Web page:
This award is presented to an NFB of Montana member whose life exemplifies the fact that we can live the lives we want, and that blindness is not what holds us back. This award will be given by the National Federation of the Blind of Montana at our annual state convention, but only as often as circumstances merit.
The first recipient of this award is an individual who is living his dream. He does not seek the limelight, nor does he seek special recognition for doing what everybody else is doing: getting an education, having a mortgage, having a job and a wife he loves, along with children, and grandchildren, living the American dream. He may not be rich in this worldís goods, but he is rich in family, friends, and love.
This person grew up in rural Ohio, where his ancestors had lived for generations. He was the first of his family to graduate from college. A college friend, who knew he was facing gradual vision loss due to retinitis pigmentosa, referred him to Lelia Proctor, secretary of the Montana Association for the Blind, with whom he struck up a correspondence. She encouraged him to attend the summer school in Bozeman, put on by the MAB, which he did as a part time peer counselor and part time student. There he was introduced to alternative blindness techniques, including the use of the white cane. There he also was introduced to a nurse on staff, who became his future wife. As he tells it, he put aside an application to the Peace Corps and came to Bozeman to meet Lelia and just see what would happen. What happened was that his story became one of several legendary romances which blossomed at the summer school over the years.
He and his wife both worked at the summer school for several years, taking time out to visit Morocco as Peace Corps volunteers. He taught at a residential school there, and his wife worked as a specialist at a handcraft cooperative for handicapped women. They both found this profoundly enriching experience one of the highlights of their lives, learning about other people and cultures and how people with disabilities live their daily lives.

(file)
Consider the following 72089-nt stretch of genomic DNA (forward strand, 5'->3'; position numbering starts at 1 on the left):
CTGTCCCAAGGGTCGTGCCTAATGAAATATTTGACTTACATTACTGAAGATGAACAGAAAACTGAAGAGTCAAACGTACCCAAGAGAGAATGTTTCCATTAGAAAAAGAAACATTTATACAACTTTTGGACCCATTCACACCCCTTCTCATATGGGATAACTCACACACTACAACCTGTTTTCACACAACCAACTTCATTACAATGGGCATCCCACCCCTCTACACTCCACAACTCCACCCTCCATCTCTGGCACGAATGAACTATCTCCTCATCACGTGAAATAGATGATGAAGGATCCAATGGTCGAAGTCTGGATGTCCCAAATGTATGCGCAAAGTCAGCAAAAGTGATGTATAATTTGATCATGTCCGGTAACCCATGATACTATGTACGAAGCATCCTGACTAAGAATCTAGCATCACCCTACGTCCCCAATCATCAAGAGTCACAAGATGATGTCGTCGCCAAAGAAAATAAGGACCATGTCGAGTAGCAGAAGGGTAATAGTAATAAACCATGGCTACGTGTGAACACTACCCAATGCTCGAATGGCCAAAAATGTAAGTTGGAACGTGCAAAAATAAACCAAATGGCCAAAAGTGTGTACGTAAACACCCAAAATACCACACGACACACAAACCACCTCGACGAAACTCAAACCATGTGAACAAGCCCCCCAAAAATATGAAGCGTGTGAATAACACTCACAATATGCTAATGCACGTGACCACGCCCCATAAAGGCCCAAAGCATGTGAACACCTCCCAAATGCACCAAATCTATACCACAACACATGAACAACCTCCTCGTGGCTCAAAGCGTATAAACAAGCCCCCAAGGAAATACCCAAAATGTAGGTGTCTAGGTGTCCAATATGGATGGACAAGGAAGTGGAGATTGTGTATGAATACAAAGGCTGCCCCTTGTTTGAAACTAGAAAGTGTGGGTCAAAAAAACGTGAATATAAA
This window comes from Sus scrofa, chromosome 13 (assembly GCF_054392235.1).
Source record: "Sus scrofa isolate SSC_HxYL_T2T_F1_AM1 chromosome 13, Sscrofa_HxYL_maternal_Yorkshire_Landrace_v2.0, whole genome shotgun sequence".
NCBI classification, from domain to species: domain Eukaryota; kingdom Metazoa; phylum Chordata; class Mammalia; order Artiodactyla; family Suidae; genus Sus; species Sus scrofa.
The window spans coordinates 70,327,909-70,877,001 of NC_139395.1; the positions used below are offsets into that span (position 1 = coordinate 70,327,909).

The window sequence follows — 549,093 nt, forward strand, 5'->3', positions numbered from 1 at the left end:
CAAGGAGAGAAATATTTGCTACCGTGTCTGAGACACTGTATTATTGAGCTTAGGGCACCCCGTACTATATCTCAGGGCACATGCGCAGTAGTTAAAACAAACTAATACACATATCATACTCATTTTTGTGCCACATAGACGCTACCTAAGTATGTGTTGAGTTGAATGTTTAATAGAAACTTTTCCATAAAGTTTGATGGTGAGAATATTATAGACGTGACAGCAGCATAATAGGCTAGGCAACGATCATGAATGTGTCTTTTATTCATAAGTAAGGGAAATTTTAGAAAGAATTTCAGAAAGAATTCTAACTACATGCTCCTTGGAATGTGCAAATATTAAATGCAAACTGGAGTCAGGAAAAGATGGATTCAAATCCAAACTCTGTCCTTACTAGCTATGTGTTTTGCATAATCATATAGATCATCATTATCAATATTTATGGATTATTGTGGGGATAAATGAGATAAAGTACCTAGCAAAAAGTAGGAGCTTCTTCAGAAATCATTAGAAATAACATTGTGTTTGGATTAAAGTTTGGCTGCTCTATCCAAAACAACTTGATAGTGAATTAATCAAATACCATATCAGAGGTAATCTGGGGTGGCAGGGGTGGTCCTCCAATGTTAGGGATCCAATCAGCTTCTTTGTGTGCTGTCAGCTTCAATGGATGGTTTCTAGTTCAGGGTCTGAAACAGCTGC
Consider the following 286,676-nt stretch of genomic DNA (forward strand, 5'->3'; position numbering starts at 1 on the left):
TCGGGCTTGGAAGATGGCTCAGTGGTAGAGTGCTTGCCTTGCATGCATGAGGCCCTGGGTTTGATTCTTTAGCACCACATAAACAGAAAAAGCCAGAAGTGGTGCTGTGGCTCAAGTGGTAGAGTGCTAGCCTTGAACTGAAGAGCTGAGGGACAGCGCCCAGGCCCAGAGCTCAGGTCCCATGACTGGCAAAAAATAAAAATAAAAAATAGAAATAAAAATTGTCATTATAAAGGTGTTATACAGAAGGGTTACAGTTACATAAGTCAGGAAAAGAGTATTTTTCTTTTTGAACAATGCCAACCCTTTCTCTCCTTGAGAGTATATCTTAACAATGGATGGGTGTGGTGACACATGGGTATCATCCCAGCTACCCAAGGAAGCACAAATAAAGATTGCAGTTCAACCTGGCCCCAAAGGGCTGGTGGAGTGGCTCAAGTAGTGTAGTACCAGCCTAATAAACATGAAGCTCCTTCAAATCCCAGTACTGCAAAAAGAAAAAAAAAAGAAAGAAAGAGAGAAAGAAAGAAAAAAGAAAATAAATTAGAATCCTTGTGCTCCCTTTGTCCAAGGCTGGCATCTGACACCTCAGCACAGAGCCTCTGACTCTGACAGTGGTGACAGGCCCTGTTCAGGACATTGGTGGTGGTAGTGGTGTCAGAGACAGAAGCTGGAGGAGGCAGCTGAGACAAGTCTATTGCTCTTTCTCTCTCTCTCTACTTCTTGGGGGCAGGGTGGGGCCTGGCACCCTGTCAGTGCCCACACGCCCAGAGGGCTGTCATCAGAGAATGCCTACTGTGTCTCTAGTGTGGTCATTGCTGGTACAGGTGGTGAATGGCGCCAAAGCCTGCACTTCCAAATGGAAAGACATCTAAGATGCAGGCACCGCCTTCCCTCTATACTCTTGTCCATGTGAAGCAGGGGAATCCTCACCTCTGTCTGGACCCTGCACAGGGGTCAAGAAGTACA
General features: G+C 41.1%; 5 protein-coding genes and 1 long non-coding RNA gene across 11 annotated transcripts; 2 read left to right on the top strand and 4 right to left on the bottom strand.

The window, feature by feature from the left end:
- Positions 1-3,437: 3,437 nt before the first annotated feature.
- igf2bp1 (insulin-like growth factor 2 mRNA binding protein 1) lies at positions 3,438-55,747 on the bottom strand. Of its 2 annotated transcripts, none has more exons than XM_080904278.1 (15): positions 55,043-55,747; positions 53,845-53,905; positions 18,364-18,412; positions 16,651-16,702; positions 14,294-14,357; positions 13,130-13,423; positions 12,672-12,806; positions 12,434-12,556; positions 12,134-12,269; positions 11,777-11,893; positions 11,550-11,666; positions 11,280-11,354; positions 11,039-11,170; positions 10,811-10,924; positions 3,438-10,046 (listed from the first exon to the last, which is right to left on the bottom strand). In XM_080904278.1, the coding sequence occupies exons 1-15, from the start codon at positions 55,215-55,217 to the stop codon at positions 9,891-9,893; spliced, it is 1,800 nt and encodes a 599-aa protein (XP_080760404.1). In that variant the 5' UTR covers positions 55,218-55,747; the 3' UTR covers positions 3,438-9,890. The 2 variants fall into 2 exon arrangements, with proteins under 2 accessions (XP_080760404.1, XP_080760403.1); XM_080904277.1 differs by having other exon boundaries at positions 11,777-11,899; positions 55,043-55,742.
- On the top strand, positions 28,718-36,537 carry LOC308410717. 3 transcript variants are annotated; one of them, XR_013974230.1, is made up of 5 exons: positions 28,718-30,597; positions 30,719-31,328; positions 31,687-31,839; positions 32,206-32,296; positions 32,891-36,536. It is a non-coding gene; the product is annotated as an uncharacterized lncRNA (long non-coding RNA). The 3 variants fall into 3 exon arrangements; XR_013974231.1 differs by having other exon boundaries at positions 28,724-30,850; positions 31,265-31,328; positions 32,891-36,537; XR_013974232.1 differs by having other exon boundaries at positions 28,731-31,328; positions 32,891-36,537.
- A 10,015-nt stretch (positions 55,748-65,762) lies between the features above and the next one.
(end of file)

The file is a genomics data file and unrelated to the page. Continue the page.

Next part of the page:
He and his wife continued to work at the annual summer school, and also edited the organizationís newsletter. He eventually became the director. As computers came into daily use, the summer school added a computer class, which many of us have taken.
This person is also involved in music, and is a concert producer and a promoter of local and regional artists on his weekly radio show, Americana Backroads, on KGLT in Bozeman.
He attended his first NFB National convention in 1992, and came back all excited about NFB Newsline, which was just starting to go nationwide. In 1997, he earned a Masterís degree in Orientation and Mobility from Louisiana Tech in Rustin. During that time, he would come back to Montana for board meetings and to further his commitment to the issues of the blind in the state. He became an itinerant teacher, traveling around Montana teaching orientation and mobility and other blindness skills.
Today, he spends much of his time pursuing one of his lifeís passions, promoting roots music. Americana Backroads continues weekly on KGLT-FM, as does the concert series in Bozemanís historic Story Mansion and other venues. He is the president of the at large chapter of the NFB of Montana. On their monthly conference calls, he helps keep members alerted to issues that are important to further the NFB mission to improve life for the blind.
And so, for his perseverance and dedication to making life better for the blind, and for living the life he wants without fanfare, apology or pretention, I am pleased and proud to present our first NFB of Montana Live The Life You Want Award to our longtime member and friend, Rik James.NFB Pledge
I pledge to participate actively in the efforts of the National Federation of the Blind to achieve equality, opportunity, and security for the blind; to support the policies and programs of the Federation; and to abide by its constitution.Back to Home Page